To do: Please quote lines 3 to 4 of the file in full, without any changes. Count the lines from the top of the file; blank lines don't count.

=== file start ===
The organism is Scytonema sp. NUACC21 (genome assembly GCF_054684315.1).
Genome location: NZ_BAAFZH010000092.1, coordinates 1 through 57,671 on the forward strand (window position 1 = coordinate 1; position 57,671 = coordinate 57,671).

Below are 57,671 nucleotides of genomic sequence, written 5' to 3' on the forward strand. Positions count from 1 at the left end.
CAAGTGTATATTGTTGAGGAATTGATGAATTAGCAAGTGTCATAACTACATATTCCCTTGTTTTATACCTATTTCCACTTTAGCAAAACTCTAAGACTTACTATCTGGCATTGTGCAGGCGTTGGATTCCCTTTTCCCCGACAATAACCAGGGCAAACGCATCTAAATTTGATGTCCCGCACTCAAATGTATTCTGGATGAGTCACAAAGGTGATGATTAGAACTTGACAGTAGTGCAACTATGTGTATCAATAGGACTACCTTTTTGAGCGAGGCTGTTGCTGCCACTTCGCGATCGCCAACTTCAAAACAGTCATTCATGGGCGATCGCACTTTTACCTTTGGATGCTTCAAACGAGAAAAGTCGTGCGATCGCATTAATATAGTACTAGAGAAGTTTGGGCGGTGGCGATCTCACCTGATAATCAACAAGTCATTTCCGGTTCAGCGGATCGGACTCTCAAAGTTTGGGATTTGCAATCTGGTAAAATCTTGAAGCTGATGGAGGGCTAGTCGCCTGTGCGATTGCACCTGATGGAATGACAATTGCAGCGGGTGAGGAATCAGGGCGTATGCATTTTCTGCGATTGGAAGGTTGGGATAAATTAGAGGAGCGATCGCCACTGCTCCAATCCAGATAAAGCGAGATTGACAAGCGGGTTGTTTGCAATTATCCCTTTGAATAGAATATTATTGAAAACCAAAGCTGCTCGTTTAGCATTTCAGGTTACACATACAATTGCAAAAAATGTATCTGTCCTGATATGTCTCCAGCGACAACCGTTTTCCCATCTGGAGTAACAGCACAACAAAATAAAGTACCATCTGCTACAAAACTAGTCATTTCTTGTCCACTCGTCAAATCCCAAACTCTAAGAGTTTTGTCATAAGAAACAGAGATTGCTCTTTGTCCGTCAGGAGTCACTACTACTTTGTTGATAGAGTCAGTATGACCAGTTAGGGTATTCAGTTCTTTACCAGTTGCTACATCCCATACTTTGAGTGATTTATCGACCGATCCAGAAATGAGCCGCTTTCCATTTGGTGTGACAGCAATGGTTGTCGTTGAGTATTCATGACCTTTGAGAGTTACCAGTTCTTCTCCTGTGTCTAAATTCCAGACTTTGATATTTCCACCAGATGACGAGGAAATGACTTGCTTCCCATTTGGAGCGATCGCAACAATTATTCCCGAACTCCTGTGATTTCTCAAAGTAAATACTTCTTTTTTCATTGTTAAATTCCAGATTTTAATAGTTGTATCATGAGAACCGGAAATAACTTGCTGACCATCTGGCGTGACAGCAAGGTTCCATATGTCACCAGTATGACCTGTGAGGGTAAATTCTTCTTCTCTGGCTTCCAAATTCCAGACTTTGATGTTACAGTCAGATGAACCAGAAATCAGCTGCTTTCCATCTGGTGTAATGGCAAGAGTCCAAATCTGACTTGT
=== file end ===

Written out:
Below are 57,671 nucleotides of genomic sequence, written 5' to 3' on the forward strand. Positions count from 1 at the left end.
CAAGTGTATATTGTTGAGGAATTGATGAATTAGCAAGTGTCATAACTACATATTCCCTTGTTTTATACCTATTTCCACTTTAGCAAAACTCTAAGACTTACTATCTGGCATTGTGCAGGCGTTGGATTCCCTTTTCCCCGACAATAACCAGGGCAAACGCATCTAAATTTGATGTCCCGCACTCAAATGTATTCTGGATGAGTCACAAAGGTGATGATTAGAACTTGACAGTAGTGCAACTATGTGTATCAATAGGACTACCTTTTTGAGCGAGGCTGTTGCTGCCACTTCGCGATCGCCAACTTCAAAACAGTCATTCATGGGCGATCGCACTTTTACCTTTGGATGCTTCAAACGAGAAAAGTCGTGCGATCGCATTAATATAGTACTAGAGAAGTTTGGGCGGTGGCGATCTCACCTGATAATCAACAAGTCATTTCCGGTTCAGCGGATCGGACTCTCAAAGTTTGGGATTTGCAATCTGGTAAAATCTTGAAGCTGATGGAGGGCTAGTCGCCTGTGCGATTGCACCTGATGGAATGACAATTGCAGCGGGTGAGGAATCAGGGCGTATGCATTTTCTGCGATTGGAAGGTTGGGATAAATTAGAGGAGCGATCGCCACTGCTCCAATCCAGATAAAGCGAGATTGACAAGCGGGTTGTTTGCAATTATCCCTTTGAATAGAATATTATTGAAAACCAAAGCTGCTCGTTTAGCATTTCAGGTTACACATACAATTGCAAAAAATGTATCTGTCCTGATATGTCTCCAGCGACAACCGTTTTCCCATCTGGAGTAACAGCACAACAAAATAAAGTACCATCTGCTACAAAACTAGTCATTTCTTGTCCACTCGTCAAATCCCAAACTCTAAGAGTTTTGTCATAAGAAACAGAGATTGCTCTTTGTCCGTCAGGAGTCACTACTACTTTGTTGATAGAGTCAGTATGACCAGTTAGGGTATTCAGTTCTTTACCAGTTGCTACATCCCATACTTTGAGTGATTTATCGACCGATCCAGAAATGAGCCGCTTTCCATTTGGTGTGACAGCAATGGTTGTCGTTGAGTATTCATGACCTTTGAGAGTTACCAGTTCTTCTCCTGTGTCTAAATTCCAGACTTTGATATTTCCACCAGATGACGAGGAAATGACTTGCTTCCCATTTGGAGCGATCGCAACAATTATTCCCGAACTCCTGTGATTTCTCAAAGTAAATACTTCTTTTTTCATTGTTAAATTCCAGATTTTAATAGTTGTATCATGAGAACCGGAAATAACTTGCTGACCATCTGGCGTGACAGCAAGGTTCCATATGTCACCAGTATGACCTGTGAGGGTAAATTCTTCTTCTCTGGCTTCCAAATTCCAGACTTTGATGTTACAGTCAGATGAACCAGAAATCAGCTGCTTTCCATCTGGTGTAATGGCAAGAGTCCAAATCTGACTTGT